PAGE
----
First report of ‘Candidatus Phytoplasma asteris’ associated with yellowing, scorching and decline of almond trees in India

Gupta et al. (2023). PeerJ 11
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General Agricultural and Biological Sciences General Biochemistry, Genetics and Molecular Biology General Medicine General Neuroscience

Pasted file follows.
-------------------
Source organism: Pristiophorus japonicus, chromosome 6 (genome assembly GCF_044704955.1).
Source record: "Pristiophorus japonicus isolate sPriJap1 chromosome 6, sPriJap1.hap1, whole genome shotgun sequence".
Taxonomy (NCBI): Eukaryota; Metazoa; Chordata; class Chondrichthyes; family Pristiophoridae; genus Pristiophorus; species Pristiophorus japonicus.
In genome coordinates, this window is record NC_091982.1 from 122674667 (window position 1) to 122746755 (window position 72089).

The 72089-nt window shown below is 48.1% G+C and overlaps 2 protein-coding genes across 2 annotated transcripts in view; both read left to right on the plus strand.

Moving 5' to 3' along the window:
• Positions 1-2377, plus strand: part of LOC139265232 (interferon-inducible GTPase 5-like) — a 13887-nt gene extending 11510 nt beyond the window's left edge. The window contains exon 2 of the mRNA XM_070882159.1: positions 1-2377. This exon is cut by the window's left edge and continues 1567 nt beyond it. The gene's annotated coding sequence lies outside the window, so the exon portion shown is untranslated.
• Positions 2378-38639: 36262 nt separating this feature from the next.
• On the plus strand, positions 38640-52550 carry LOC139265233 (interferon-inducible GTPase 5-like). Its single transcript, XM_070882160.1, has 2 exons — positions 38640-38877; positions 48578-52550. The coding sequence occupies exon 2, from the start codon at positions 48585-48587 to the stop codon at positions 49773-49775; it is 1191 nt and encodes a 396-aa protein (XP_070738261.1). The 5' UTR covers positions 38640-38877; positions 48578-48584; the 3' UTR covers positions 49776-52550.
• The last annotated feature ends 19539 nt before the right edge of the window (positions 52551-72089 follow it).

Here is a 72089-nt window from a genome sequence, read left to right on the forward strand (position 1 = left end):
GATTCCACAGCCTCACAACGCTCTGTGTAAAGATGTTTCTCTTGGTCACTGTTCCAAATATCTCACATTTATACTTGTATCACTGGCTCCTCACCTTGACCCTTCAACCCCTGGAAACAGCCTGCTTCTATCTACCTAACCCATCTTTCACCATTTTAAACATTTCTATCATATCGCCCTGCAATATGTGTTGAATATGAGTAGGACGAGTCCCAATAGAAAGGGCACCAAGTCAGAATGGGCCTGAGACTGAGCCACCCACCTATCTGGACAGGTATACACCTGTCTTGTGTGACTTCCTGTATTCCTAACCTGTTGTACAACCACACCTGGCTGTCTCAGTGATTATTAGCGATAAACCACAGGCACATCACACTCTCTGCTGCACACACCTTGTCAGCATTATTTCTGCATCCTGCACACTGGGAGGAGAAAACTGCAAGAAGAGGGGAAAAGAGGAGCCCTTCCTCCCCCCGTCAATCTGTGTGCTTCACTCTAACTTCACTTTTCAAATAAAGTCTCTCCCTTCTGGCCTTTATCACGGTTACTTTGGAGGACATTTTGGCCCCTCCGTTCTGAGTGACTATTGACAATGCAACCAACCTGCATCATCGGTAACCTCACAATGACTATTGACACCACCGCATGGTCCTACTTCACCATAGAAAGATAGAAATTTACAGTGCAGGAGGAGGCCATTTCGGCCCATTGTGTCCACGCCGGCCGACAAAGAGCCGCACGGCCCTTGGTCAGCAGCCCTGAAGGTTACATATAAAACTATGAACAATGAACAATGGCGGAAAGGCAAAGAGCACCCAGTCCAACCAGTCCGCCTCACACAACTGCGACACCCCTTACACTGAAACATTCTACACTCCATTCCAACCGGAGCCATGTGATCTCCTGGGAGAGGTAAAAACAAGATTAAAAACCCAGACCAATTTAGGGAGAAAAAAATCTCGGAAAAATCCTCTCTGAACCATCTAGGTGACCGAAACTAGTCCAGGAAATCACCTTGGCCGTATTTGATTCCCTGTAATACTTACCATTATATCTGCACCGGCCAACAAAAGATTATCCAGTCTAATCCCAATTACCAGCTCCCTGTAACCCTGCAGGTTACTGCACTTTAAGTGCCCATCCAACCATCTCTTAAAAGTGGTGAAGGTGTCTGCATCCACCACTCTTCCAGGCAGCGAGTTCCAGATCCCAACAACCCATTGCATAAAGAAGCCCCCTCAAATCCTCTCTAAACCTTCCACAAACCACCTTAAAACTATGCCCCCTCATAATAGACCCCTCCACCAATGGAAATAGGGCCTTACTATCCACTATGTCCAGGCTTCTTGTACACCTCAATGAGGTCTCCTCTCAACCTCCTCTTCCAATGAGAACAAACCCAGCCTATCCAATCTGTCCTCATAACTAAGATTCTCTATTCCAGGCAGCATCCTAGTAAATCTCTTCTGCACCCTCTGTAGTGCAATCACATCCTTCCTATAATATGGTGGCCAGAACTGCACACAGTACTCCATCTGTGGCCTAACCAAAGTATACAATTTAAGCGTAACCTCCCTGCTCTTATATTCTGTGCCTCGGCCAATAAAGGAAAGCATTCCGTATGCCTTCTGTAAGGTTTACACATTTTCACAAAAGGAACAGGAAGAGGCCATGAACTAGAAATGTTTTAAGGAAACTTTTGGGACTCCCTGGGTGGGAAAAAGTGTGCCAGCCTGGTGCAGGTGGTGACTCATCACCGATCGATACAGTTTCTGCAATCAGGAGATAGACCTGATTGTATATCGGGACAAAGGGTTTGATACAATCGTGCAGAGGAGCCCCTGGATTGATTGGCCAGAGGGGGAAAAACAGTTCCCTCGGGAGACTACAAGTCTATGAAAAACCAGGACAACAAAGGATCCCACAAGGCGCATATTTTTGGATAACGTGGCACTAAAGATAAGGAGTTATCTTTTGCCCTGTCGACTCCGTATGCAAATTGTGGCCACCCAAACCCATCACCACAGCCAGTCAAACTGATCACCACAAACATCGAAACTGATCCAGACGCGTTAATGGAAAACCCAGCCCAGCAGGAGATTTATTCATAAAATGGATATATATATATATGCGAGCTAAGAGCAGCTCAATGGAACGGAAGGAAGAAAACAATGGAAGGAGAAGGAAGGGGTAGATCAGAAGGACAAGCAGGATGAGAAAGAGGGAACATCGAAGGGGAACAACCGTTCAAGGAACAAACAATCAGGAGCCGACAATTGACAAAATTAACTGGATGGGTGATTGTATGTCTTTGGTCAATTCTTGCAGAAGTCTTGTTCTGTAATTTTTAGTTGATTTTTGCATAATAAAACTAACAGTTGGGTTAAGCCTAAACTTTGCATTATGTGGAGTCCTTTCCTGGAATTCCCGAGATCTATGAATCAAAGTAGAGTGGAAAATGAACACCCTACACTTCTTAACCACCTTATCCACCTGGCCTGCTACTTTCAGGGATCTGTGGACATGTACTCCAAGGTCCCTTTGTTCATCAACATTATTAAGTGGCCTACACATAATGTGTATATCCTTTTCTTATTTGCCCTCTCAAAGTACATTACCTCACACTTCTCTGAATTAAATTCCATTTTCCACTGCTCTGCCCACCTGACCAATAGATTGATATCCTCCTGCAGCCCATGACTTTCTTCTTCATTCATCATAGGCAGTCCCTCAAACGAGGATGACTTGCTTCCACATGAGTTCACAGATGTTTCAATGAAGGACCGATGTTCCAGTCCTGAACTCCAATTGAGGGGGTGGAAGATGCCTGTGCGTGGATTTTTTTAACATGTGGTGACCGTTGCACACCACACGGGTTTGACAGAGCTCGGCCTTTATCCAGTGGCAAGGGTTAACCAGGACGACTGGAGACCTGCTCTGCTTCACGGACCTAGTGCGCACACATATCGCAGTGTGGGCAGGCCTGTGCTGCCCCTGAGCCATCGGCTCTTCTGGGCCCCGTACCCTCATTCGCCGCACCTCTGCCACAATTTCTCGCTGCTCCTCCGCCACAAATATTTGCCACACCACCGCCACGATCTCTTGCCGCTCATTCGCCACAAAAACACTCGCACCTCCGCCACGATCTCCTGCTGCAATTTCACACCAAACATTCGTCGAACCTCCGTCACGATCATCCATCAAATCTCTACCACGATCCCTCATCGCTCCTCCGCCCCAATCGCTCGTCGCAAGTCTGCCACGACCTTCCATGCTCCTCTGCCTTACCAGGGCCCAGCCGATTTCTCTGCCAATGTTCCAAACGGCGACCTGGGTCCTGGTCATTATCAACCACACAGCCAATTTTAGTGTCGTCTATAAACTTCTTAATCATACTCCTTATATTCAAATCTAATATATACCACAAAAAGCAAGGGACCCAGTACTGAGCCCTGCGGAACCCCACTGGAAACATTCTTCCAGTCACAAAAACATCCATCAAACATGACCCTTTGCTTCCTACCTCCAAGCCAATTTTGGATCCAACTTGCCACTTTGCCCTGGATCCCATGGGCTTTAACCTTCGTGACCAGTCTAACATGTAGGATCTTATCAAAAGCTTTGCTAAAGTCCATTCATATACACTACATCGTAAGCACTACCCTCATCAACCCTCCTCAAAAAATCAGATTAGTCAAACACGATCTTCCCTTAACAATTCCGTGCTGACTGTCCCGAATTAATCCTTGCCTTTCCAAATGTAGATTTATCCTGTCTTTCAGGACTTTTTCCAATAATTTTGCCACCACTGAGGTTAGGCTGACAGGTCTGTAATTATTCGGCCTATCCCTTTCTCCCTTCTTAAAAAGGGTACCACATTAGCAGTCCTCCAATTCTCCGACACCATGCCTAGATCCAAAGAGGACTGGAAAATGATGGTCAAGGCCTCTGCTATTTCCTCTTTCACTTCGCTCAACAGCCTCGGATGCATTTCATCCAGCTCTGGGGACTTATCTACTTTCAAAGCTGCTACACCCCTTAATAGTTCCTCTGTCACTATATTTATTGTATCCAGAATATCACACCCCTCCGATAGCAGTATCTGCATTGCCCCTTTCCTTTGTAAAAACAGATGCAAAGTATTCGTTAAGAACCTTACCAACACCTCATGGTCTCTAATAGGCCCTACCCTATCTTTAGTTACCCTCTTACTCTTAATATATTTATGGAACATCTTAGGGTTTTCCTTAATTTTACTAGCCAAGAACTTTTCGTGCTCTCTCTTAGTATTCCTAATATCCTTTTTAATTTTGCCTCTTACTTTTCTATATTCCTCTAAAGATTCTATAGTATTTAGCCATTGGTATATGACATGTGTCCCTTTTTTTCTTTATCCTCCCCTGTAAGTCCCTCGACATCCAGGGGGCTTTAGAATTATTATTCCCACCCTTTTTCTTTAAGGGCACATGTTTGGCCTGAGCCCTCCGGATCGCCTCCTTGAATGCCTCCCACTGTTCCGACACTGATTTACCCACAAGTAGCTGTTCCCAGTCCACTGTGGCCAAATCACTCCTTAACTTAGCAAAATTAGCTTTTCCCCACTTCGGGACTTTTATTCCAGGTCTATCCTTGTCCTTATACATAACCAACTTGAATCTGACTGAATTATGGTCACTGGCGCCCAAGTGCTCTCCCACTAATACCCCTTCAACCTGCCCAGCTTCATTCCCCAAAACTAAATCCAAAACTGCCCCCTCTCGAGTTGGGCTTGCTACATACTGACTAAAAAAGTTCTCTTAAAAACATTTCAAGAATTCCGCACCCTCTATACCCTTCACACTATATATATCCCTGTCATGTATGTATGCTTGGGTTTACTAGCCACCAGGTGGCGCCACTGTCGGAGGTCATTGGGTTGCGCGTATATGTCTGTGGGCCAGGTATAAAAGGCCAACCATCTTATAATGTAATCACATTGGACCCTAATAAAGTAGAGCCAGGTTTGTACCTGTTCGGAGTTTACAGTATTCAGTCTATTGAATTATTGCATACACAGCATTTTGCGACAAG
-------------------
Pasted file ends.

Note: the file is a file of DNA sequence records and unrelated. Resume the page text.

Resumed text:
The almond, a commercially important tree nut crop worldwide, is native to the Mediterranean region. Stone fruit trees are affected by at least 14 ‘Candidatus Phytoplasma’ species globally, among which ‘Candidatus Phytoplasma asteris’ is one of the most widespread phytoplasma infecting Prunus dulcis, causing aster yellows disease. Recently, almond plantations of Nauni region were consistently affected by phytoplasma, as evidenced by visible symptoms, fluorescent microscopic studies and molecular characterization. During several surveys from May to September 2020–2022, almond aster yellows phytoplasma disease showing symptoms such as chlorosis, inward rolling, reddening, scorching and decline with an incidence as high as 40%. Leaf samples were collected from symptomatic almond trees and the presence of phytoplasma was confirmed through fluorescent microscopic studies by employing DAPI (4, 6-diamino-2-phenylindole) that showed distinctive light blue flourescent phytoplasma bodies in phloem sieve tube elements. The presence of phytoplasma in symptomatic almond trees was further confirmed using nested PCR with specific primer pairs followed by amplification of 16S rDNA and 16S-23S rDNA intergenic spacer (IS) fragments. Sequencing and BLAST analysis of expected amplicon of the 16S rDNA gene confirmed that the almond phytoplasma in Himachal Pradesh was identical to the aster yellows group phytoplasma. Phylogenetic analysis of 16S rDNA almond phytoplasma also grouped ‘Prunus dulcis’ aster yellows phytoplasma within 16SrI-B subgroup showed 94% nucleotide identity with ‘Prunus dulcis’ phytoplasma PAEs3 and ‘Prunus dulcis’ phytoplasma PAE28 from Iran. This research presents the first host report of ‘Candidatus Phytoplasma asteris’ infecting almonds in India, expanding the knowledge of the diversity and distribution of phytoplasma strains affecting almond trees globally.
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